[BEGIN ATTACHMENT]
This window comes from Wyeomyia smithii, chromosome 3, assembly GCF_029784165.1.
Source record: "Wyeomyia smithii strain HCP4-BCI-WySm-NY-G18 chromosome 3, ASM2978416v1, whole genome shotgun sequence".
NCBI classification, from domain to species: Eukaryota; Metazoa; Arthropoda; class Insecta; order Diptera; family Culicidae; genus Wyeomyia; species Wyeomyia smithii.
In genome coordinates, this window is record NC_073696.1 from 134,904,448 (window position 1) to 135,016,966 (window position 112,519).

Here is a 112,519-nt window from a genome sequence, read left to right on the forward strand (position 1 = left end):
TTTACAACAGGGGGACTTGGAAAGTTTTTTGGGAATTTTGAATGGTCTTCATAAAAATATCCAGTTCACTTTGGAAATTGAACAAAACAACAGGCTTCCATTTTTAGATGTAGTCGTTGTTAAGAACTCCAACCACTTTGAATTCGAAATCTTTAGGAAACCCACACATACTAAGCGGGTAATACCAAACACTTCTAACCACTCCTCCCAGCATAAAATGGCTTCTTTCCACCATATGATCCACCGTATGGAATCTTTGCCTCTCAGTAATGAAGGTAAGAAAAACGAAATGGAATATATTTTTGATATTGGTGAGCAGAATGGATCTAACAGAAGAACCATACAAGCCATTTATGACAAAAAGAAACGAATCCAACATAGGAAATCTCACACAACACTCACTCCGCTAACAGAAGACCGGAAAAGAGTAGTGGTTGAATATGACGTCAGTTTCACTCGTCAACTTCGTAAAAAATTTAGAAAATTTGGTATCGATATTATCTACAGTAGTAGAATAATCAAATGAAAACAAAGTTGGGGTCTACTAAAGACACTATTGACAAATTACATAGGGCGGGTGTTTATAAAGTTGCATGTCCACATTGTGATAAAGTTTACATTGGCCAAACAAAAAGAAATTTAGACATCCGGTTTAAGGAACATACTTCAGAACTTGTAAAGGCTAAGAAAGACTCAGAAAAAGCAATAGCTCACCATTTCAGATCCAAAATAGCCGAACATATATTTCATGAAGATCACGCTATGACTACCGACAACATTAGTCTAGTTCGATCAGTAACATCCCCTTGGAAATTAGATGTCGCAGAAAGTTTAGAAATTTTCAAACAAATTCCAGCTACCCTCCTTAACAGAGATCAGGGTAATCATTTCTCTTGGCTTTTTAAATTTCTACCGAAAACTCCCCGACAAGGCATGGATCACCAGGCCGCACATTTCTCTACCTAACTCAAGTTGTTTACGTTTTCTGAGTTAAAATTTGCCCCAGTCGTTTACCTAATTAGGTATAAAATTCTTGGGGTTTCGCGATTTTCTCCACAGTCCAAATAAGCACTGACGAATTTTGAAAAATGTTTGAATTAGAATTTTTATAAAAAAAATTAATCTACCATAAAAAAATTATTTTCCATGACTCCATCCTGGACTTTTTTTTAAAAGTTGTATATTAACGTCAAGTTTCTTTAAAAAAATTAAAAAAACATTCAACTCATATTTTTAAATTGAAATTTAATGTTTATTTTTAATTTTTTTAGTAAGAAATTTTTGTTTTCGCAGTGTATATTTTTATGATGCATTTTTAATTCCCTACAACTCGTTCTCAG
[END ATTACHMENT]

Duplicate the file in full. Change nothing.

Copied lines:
This window comes from Wyeomyia smithii, chromosome 3, assembly GCF_029784165.1.
Source record: "Wyeomyia smithii strain HCP4-BCI-WySm-NY-G18 chromosome 3, ASM2978416v1, whole genome shotgun sequence".
NCBI classification, from domain to species: Eukaryota; Metazoa; Arthropoda; class Insecta; order Diptera; family Culicidae; genus Wyeomyia; species Wyeomyia smithii.
In genome coordinates, this window is record NC_073696.1 from 134,904,448 (window position 1) to 135,016,966 (window position 112,519).

Here is a 112,519-nt window from a genome sequence, read left to right on the forward strand (position 1 = left end):
TTTACAACAGGGGGACTTGGAAAGTTTTTTGGGAATTTTGAATGGTCTTCATAAAAATATCCAGTTCACTTTGGAAATTGAACAAAACAACAGGCTTCCATTTTTAGATGTAGTCGTTGTTAAGAACTCCAACCACTTTGAATTCGAAATCTTTAGGAAACCCACACATACTAAGCGGGTAATACCAAACACTTCTAACCACTCCTCCCAGCATAAAATGGCTTCTTTCCACCATATGATCCACCGTATGGAATCTTTGCCTCTCAGTAATGAAGGTAAGAAAAACGAAATGGAATATATTTTTGATATTGGTGAGCAGAATGGATCTAACAGAAGAACCATACAAGCCATTTATGACAAAAAGAAACGAATCCAACATAGGAAATCTCACACAACACTCACTCCGCTAACAGAAGACCGGAAAAGAGTAGTGGTTGAATATGACGTCAGTTTCACTCGTCAACTTCGTAAAAAATTTAGAAAATTTGGTATCGATATTATCTACAGTAGTAGAATAATCAAATGAAAACAAAGTTGGGGTCTACTAAAGACACTATTGACAAATTACATAGGGCGGGTGTTTATAAAGTTGCATGTCCACATTGTGATAAAGTTTACATTGGCCAAACAAAAAGAAATTTAGACATCCGGTTTAAGGAACATACTTCAGAACTTGTAAAGGCTAAGAAAGACTCAGAAAAAGCAATAGCTCACCATTTCAGATCCAAAATAGCCGAACATATATTTCATGAAGATCACGCTATGACTACCGACAACATTAGTCTAGTTCGATCAGTAACATCCCCTTGGAAATTAGATGTCGCAGAAAGTTTAGAAATTTTCAAACAAATTCCAGCTACCCTCCTTAACAGAGATCAGGGTAATCATTTCTCTTGGCTTTTTAAATTTCTACCGAAAACTCCCCGACAAGGCATGGATCACCAGGCCGCACATTTCTCTACCTAACTCAAGTTGTTTACGTTTTCTGAGTTAAAATTTGCCCCAGTCGTTTACCTAATTAGGTATAAAATTCTTGGGGTTTCGCGATTTTCTCCACAGTCCAAATAAGCACTGACGAATTTTGAAAAATGTTTGAATTAGAATTTTTATAAAAAAAATTAATCTACCATAAAAAAATTATTTTCCATGACTCCATCCTGGACTTTTTTTTAAAAGTTGTATATTAACGTCAAGTTTCTTTAAAAAAATTAAAAAAACATTCAACTCATATTTTTAAATTGAAATTTAATGTTTATTTTTAATTTTTTTAGTAAGAAATTTTTGTTTTCGCAGTGTATATTTTTATGATGCATTTTTAATTCCCTACAACTCGTTCTCAG